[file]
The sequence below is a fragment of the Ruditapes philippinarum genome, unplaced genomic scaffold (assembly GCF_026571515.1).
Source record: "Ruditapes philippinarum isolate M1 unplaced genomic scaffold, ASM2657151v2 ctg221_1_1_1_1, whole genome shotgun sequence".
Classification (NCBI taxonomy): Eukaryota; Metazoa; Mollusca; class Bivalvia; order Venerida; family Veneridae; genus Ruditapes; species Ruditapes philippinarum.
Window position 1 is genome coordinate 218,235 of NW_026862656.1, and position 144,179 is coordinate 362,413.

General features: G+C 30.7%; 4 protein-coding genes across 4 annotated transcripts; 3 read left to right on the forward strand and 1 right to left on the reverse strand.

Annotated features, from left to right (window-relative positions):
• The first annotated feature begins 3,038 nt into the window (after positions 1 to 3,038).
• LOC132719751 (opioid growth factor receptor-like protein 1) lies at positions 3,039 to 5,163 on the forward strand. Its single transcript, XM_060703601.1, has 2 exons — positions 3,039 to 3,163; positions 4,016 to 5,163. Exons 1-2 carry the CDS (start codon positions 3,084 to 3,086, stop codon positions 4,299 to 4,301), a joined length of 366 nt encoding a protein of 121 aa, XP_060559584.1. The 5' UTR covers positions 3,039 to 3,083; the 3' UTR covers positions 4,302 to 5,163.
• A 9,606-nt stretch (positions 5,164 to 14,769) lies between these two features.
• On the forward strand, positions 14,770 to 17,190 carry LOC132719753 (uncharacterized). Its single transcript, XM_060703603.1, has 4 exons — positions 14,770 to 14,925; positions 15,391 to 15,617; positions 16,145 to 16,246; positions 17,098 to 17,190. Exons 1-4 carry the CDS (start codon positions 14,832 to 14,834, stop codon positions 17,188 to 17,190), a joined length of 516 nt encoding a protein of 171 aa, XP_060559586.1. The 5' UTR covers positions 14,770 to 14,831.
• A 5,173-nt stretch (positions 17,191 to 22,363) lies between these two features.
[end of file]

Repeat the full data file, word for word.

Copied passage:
The sequence below is a fragment of the Ruditapes philippinarum genome, unplaced genomic scaffold (assembly GCF_026571515.1).
Source record: "Ruditapes philippinarum isolate M1 unplaced genomic scaffold, ASM2657151v2 ctg221_1_1_1_1, whole genome shotgun sequence".
Classification (NCBI taxonomy): Eukaryota; Metazoa; Mollusca; class Bivalvia; order Venerida; family Veneridae; genus Ruditapes; species Ruditapes philippinarum.
Window position 1 is genome coordinate 218,235 of NW_026862656.1, and position 144,179 is coordinate 362,413.

General features: G+C 30.7%; 4 protein-coding genes across 4 annotated transcripts; 3 read left to right on the forward strand and 1 right to left on the reverse strand.

Annotated features, from left to right (window-relative positions):
• The first annotated feature begins 3,038 nt into the window (after positions 1 to 3,038).
• LOC132719751 (opioid growth factor receptor-like protein 1) lies at positions 3,039 to 5,163 on the forward strand. Its single transcript, XM_060703601.1, has 2 exons — positions 3,039 to 3,163; positions 4,016 to 5,163. Exons 1-2 carry the CDS (start codon positions 3,084 to 3,086, stop codon positions 4,299 to 4,301), a joined length of 366 nt encoding a protein of 121 aa, XP_060559584.1. The 5' UTR covers positions 3,039 to 3,083; the 3' UTR covers positions 4,302 to 5,163.
• A 9,606-nt stretch (positions 5,164 to 14,769) lies between these two features.
• On the forward strand, positions 14,770 to 17,190 carry LOC132719753 (uncharacterized). Its single transcript, XM_060703603.1, has 4 exons — positions 14,770 to 14,925; positions 15,391 to 15,617; positions 16,145 to 16,246; positions 17,098 to 17,190. Exons 1-4 carry the CDS (start codon positions 14,832 to 14,834, stop codon positions 17,188 to 17,190), a joined length of 516 nt encoding a protein of 171 aa, XP_060559586.1. The 5' UTR covers positions 14,770 to 14,831.
• A 5,173-nt stretch (positions 17,191 to 22,363) lies between these two features.